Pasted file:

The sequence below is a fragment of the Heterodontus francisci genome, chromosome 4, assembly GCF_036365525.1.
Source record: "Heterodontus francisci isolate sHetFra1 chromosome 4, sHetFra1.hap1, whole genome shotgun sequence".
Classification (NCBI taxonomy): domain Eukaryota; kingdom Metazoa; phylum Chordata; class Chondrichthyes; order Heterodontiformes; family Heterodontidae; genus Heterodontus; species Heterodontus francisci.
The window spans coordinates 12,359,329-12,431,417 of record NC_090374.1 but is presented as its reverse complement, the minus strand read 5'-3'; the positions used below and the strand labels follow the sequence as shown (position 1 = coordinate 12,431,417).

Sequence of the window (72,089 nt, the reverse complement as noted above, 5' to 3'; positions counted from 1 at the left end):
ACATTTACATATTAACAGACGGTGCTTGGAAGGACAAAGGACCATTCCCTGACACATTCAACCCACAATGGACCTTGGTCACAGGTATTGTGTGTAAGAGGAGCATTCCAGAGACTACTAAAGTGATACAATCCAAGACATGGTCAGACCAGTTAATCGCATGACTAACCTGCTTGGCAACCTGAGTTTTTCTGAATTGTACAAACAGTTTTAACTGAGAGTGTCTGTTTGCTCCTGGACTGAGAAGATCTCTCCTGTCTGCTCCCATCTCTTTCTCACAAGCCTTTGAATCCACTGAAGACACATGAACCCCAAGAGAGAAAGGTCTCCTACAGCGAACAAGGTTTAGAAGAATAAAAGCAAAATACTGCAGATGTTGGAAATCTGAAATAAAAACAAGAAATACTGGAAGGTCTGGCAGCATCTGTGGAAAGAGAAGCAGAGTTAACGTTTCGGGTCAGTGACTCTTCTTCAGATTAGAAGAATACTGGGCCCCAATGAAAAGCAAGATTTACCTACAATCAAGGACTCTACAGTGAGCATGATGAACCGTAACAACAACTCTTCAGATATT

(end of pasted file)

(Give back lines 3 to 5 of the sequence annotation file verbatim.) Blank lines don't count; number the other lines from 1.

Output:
Classification (NCBI taxonomy): domain Eukaryota; kingdom Metazoa; phylum Chordata; class Chondrichthyes; order Heterodontiformes; family Heterodontidae; genus Heterodontus; species Heterodontus francisci.
The window spans coordinates 12,359,329-12,431,417 of record NC_090374.1 but is presented as its reverse complement, the minus strand read 5'-3'; the positions used below and the strand labels follow the sequence as shown (position 1 = coordinate 12,431,417).

Sequence of the window (72,089 nt, the reverse complement as noted above, 5' to 3'; positions counted from 1 at the left end):